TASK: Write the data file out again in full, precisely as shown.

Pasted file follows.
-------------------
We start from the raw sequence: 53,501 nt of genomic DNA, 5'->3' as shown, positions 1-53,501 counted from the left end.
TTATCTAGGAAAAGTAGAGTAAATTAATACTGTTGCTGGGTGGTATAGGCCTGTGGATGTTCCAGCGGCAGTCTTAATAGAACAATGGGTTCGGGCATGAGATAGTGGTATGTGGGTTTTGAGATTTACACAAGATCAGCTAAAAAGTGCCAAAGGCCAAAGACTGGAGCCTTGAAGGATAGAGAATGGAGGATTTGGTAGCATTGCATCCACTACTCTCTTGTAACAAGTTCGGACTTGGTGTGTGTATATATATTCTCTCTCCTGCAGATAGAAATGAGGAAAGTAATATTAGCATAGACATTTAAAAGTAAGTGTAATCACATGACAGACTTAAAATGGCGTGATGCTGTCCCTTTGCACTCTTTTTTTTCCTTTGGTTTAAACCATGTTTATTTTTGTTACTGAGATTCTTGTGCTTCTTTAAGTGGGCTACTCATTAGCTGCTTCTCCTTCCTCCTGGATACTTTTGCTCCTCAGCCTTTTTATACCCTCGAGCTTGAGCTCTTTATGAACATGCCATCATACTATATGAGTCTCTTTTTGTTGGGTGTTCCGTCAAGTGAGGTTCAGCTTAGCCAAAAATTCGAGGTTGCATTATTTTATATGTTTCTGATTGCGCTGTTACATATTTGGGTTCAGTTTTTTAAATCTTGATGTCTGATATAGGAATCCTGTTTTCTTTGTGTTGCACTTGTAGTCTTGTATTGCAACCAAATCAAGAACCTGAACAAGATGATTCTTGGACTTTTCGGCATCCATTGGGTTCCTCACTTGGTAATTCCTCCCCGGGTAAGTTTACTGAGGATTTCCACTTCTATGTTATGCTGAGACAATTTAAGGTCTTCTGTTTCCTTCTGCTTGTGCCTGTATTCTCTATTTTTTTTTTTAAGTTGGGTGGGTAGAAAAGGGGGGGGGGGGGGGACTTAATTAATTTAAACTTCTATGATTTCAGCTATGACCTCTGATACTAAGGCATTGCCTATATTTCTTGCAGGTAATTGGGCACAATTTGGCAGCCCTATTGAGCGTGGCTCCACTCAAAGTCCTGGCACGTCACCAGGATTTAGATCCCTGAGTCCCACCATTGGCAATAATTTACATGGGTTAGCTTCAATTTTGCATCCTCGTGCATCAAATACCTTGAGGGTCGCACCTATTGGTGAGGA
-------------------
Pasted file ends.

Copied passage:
We start from the raw sequence: 53,501 nt of genomic DNA, 5'->3' as shown, positions 1-53,501 counted from the left end.
TTATCTAGGAAAAGTAGAGTAAATTAATACTGTTGCTGGGTGGTATAGGCCTGTGGATGTTCCAGCGGCAGTCTTAATAGAACAATGGGTTCGGGCATGAGATAGTGGTATGTGGGTTTTGAGATTTACACAAGATCAGCTAAAAAGTGCCAAAGGCCAAAGACTGGAGCCTTGAAGGATAGAGAATGGAGGATTTGGTAGCATTGCATCCACTACTCTCTTGTAACAAGTTCGGACTTGGTGTGTGTATATATATTCTCTCTCCTGCAGATAGAAATGAGGAAAGTAATATTAGCATAGACATTTAAAAGTAAGTGTAATCACATGACAGACTTAAAATGGCGTGATGCTGTCCCTTTGCACTCTTTTTTTTCCTTTGGTTTAAACCATGTTTATTTTTGTTACTGAGATTCTTGTGCTTCTTTAAGTGGGCTACTCATTAGCTGCTTCTCCTTCCTCCTGGATACTTTTGCTCCTCAGCCTTTTTATACCCTCGAGCTTGAGCTCTTTATGAACATGCCATCATACTATATGAGTCTCTTTTTGTTGGGTGTTCCGTCAAGTGAGGTTCAGCTTAGCCAAAAATTCGAGGTTGCATTATTTTATATGTTTCTGATTGCGCTGTTACATATTTGGGTTCAGTTTTTTAAATCTTGATGTCTGATATAGGAATCCTGTTTTCTTTGTGTTGCACTTGTAGTCTTGTATTGCAACCAAATCAAGAACCTGAACAAGATGATTCTTGGACTTTTCGGCATCCATTGGGTTCCTCACTTGGTAATTCCTCCCCGGGTAAGTTTACTGAGGATTTCCACTTCTATGTTATGCTGAGACAATTTAAGGTCTTCTGTTTCCTTCTGCTTGTGCCTGTATTCTCTATTTTTTTTTTTAAGTTGGGTGGGTAGAAAAGGGGGGGGGGGGGGGACTTAATTAATTTAAACTTCTATGATTTCAGCTATGACCTCTGATACTAAGGCATTGCCTATATTTCTTGCAGGTAATTGGGCACAATTTGGCAGCCCTATTGAGCGTGGCTCCACTCAAAGTCCTGGCACGTCACCAGGATTTAGATCCCTGAGTCCCACCATTGGCAATAATTTACATGGGTTAGCTTCAATTTTGCATCCTCGTGCATCAAATACCTTGAGGGTCGCACCTATTGGTGAGGA